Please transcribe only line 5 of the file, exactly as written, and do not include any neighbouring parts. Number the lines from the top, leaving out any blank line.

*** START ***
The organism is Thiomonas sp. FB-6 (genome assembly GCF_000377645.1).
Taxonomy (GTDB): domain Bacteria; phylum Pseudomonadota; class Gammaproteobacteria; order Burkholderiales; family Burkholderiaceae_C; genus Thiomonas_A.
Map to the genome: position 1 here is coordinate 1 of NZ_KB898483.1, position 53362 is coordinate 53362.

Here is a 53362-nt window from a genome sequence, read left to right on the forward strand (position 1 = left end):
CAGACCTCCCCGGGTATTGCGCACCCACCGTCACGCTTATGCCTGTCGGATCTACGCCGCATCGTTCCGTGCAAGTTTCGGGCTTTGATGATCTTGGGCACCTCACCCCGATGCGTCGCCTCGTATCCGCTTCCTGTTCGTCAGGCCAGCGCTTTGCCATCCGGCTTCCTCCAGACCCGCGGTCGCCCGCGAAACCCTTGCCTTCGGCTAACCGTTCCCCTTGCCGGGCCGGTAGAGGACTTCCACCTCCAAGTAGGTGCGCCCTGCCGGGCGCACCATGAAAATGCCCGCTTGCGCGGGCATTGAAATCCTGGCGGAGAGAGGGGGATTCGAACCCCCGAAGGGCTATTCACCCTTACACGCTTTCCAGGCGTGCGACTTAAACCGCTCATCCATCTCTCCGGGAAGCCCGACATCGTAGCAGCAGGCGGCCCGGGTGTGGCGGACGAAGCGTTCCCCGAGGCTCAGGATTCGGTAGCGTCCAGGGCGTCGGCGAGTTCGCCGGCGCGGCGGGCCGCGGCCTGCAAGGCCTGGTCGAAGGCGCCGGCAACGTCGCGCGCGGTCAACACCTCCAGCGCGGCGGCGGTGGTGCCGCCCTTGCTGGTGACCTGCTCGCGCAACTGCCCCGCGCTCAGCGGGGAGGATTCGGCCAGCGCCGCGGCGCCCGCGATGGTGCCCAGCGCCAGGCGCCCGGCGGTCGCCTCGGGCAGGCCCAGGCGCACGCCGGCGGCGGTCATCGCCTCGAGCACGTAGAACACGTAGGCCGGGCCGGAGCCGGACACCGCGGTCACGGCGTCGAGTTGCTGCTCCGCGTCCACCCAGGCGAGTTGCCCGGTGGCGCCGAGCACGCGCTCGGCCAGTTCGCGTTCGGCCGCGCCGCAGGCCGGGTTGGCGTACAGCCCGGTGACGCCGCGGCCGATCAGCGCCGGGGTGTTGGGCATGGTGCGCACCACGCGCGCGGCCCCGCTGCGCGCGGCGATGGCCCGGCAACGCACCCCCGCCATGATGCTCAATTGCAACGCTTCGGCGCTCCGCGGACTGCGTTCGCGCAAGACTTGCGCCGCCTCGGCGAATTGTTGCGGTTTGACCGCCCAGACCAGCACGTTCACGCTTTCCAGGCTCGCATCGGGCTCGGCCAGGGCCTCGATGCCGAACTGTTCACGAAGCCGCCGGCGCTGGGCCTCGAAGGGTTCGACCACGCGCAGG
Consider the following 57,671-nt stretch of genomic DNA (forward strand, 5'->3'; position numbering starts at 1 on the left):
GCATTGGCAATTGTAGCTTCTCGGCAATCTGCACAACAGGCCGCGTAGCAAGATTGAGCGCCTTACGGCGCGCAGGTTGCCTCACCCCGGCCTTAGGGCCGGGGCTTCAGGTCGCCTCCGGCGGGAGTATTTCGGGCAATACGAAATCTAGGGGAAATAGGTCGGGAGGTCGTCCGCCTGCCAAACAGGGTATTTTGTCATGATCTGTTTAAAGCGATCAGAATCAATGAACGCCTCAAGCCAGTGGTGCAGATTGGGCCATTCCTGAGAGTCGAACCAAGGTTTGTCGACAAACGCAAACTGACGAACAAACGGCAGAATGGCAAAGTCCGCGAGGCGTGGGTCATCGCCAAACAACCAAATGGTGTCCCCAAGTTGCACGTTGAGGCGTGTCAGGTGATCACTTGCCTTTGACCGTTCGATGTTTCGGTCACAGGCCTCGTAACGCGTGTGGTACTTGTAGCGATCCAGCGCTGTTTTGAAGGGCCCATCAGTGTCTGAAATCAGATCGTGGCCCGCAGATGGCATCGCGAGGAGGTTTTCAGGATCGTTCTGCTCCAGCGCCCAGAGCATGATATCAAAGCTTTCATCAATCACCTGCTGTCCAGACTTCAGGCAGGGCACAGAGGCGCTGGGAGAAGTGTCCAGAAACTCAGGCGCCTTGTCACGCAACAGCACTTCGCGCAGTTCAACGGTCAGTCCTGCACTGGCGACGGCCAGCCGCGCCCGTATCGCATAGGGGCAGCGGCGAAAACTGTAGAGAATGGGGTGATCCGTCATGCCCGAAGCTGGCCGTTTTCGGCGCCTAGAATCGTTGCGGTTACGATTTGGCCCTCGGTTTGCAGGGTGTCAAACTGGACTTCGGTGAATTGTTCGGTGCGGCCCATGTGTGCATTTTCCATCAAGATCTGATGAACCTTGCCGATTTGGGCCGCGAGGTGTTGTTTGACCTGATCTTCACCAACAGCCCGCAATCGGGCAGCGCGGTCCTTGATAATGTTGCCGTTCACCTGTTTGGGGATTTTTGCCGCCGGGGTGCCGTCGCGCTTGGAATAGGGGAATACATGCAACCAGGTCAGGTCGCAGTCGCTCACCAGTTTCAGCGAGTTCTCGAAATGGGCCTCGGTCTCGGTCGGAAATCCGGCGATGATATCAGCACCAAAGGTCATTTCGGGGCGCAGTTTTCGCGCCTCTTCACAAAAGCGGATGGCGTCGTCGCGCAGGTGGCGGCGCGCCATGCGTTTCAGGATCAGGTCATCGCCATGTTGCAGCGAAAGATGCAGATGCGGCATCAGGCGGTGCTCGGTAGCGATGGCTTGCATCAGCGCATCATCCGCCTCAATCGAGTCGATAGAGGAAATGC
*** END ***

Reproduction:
CAGACCTCCCCGGGTATTGCGCACCCACCGTCACGCTTATGCCTGTCGGATCTACGCCGCATCGTTCCGTGCAAGTTTCGGGCTTTGATGATCTTGGGCACCTCACCCCGATGCGTCGCCTCGTATCCGCTTCCTGTTCGTCAGGCCAGCGCTTTGCCATCCGGCTTCCTCCAGACCCGCGGTCGCCCGCGAAACCCTTGCCTTCGGCTAACCGTTCCCCTTGCCGGGCCGGTAGAGGACTTCCACCTCCAAGTAGGTGCGCCCTGCCGGGCGCACCATGAAAATGCCCGCTTGCGCGGGCATTGAAATCCTGGCGGAGAGAGGGGGATTCGAACCCCCGAAGGGCTATTCACCCTTACACGCTTTCCAGGCGTGCGACTTAAACCGCTCATCCATCTCTCCGGGAAGCCCGACATCGTAGCAGCAGGCGGCCCGGGTGTGGCGGACGAAGCGTTCCCCGAGGCTCAGGATTCGGTAGCGTCCAGGGCGTCGGCGAGTTCGCCGGCGCGGCGGGCCGCGGCCTGCAAGGCCTGGTCGAAGGCGCCGGCAACGTCGCGCGCGGTCAACACCTCCAGCGCGGCGGCGGTGGTGCCGCCCTTGCTGGTGACCTGCTCGCGCAACTGCCCCGCGCTCAGCGGGGAGGATTCGGCCAGCGCCGCGGCGCCCGCGATGGTGCCCAGCGCCAGGCGCCCGGCGGTCGCCTCGGGCAGGCCCAGGCGCACGCCGGCGGCGGTCATCGCCTCGAGCACGTAGAACACGTAGGCCGGGCCGGAGCCGGACACCGCGGTCACGGCGTCGAGTTGCTGCTCCGCGTCCACCCAGGCGAGTTGCCCGGTGGCGCCGAGCACGCGCTCGGCCAGTTCGCGTTCGGCCGCGCCGCAGGCCGGGTTGGCGTACAGCCCGGTGACGCCGCGGCCGATCAGCGCCGGGGTGTTGGGCATGGTGCGCACCACGCGCGCGGCCCCGCTGCGCGCGGCGATGGCCCGGCAACGCACCCCCGCCATGATGCTCAATTGCAACGCTTCGGCGCTCCGCGGACTGCGTTCGCGCAAGACTTGCGCCGCCTCGGCGAATTGTTGCGGTTTGACCGCCCAGACCAGCACGTTCACGCTTTCCAGGCTCGCATCGGGCTCGGCCAGGGCCTCGATGCCGAACTGTTCACGAAGCCGCCGGCGCTGGGCCTCGAAGGGTTCGACCACGCGCAGG